All in all, I can highly recommend this presentation of Lincoln, as a needed addition to a view of our 16th President. He wasn't made of marble after all.
32 of 35 people found the following review helpful
HASH(0x9f1f7f18) out of 5 stars Perfect for the History Teacher June 6 2013
By Wambutu - Published on
Format: DVD
I am writing this review from the perspective of the history teacher. This may incline you to think that I am going to need a very detailed movie that gets every fact perfect. For my personal preference that happens to be true. I loved Spielberg's 'Lincoln' for that reason. But I also happen to have the equivalent of a masters degree in Civil War studies. As a teacher what I need is a movie to be accessible as well as accurate.
'Saving Lincoln' is an amazingly accessible film. There are scenes where the pain that Lincoln bore pours off the screen. It makes Lincoln human in a way that my students and I would assume others can understand. I asked my students which of the movies I showed this year they liked the best and it was hands down 'Saving Lincoln'. So if you want a movie that shows Lincoln and you don't need a degree in American History to enjoy, you'll like this one.
15 of 17 people found the following review helpful
HASH(0x9f3dcfcc) out of 5 stars A visual treat that's emotionally satisfying June 6 2013
By pasttime - Published on
Format: DVD
This film is a fresh perspective into the life of Abraham Lincoln. The relationship between Lincoln and his loyal bodyguard is full of surprises and strong emotions.
The use of still photographs is an inspired way to tell this epic story and make it look like a film of huge proportions. Hats off to the filmmakers for their creativity and story-telling skills.
I thoroughly enjoyed this film and recommend it to all.
9 of 10 people found the following review helpful
HASH(0x9f076048) out of 5 stars a remarkable achievement June 6 2013
By joshola - Published on
Format: DVD
"Saving Lincoln" is unlike any film you've seen before. The director has created a unique format, combining actual historical images with the dramatic narrative of the story. If you enjoy American History, or if you want to appreciate and understand the life of one of America's greatest heroes, then this film is for you.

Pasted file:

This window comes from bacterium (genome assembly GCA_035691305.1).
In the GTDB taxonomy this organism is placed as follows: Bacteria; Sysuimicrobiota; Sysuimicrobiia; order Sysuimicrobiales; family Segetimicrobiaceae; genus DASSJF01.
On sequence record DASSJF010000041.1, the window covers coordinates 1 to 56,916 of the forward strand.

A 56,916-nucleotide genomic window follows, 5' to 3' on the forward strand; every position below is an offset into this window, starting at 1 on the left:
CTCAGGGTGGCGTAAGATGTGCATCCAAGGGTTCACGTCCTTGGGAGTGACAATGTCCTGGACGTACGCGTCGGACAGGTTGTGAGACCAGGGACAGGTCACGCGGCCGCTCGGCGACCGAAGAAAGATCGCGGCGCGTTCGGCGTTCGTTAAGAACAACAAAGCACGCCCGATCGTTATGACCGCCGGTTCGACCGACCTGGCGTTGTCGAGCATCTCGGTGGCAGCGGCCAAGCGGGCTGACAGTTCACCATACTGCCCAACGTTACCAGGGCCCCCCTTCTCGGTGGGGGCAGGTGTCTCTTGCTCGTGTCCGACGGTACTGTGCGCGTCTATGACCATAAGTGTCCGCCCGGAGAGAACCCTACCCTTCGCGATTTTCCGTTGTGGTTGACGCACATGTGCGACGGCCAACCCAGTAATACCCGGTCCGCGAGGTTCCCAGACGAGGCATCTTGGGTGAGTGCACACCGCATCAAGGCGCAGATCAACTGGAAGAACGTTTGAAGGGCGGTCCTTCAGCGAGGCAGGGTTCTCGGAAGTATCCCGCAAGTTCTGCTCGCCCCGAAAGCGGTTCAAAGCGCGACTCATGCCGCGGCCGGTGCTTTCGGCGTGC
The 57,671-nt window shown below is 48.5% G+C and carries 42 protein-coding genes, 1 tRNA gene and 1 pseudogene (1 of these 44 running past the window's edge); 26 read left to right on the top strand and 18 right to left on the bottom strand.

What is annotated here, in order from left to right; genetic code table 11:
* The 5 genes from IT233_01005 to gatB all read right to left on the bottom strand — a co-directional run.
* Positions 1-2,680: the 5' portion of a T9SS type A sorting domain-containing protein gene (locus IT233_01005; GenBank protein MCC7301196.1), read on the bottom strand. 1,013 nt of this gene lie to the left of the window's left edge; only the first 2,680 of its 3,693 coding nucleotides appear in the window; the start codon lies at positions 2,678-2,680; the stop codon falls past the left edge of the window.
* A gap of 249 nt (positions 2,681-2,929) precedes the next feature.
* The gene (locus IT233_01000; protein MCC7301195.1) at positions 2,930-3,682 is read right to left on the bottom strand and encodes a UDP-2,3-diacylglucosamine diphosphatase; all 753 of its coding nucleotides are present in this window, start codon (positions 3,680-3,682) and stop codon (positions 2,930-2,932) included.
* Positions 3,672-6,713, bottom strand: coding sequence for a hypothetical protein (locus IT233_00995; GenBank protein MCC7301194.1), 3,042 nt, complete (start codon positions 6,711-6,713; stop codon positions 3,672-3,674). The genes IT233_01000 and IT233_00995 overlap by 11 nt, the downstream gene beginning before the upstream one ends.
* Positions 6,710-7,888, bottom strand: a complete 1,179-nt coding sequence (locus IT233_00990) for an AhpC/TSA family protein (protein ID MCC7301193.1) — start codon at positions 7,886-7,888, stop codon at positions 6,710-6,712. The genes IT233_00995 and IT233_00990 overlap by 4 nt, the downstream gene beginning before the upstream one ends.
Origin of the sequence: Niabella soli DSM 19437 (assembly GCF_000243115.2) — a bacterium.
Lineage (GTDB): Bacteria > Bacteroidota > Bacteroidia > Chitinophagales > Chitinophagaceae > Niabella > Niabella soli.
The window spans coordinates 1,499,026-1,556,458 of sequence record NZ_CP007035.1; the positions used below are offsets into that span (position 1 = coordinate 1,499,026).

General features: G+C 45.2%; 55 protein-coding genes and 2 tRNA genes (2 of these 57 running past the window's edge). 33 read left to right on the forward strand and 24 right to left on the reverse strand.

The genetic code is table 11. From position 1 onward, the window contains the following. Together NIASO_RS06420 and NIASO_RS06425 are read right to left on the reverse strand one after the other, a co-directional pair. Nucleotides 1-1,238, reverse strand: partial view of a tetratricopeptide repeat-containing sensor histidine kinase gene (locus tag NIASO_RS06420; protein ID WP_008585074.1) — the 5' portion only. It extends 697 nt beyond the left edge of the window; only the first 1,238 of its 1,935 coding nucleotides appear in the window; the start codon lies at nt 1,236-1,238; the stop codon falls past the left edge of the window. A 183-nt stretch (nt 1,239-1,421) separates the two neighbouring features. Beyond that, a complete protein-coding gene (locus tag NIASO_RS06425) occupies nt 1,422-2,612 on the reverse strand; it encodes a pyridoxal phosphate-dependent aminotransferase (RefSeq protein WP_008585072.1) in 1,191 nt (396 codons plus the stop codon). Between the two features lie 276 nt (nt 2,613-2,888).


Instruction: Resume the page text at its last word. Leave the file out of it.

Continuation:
4 of 4 people found the following review helpful
HASH(0xa06b9d14) out of 5 stars A Positive Review from a Non-Fan of the 16th President May 8 2014
By Jonathan McCleese - Published on
Format: DVD
Just finished watching the film Saving Lincoln and some of it's special features. As one who is not a big fan of our country's 16th President, I have to say that this film humanizes him more than any other portrayal that I've ever seen, and makes it easier for me to view him simply as a man, rather than just as a tyrant. Though it likely won't change my opinion of "Honest Abe" entirely, it might make me reflect more kindly upon him after I've had further time to reflect on the viewpoint of history that this film presents.

The reason that it so marvelously portrays Lincoln as an actual flesh & blood man, rather than a god-like hero or a demon of Biblical proportions, is because it tells the Abe Lincoln story from the perspective of Ward Hill Lamon, Lincoln's self-appointed bodyguard & close personal friend. The film portrays the friendship between Lincoln & Lamon almost like the friendship shared by David & Jonathan that can be found in the pages of Scripture.

Another aspect of this film that makes it so very good is the way that it was filmed. As the movie's Wikipedia entry tells, "[it] was shot on a green screen stage, with a technique known as "CineCollage" used to create interior and exterior locations. Actors, extras, furniture, and props were filmed and combined with period photographs via the CineCollage process, which relied on off-the-shelf visual effects tools." By using this technique, you get to see the actors working in front of the digitally manipulated imagery from the 1860s, thus giving as near a real look at what it might have been like as may ever be possible.

My only critique of the film would be that, in my opinion, all aspects of the film should have been shot in black & white. Only then do I think the film could have seemed more authentic.

For those of you that have not seen this film yet, especially for those of you that are interested in Lincoln, the War Between the States, and films about those subjects, I'd encourage you to get your hands on a copy. I don't think you'll be disappointed.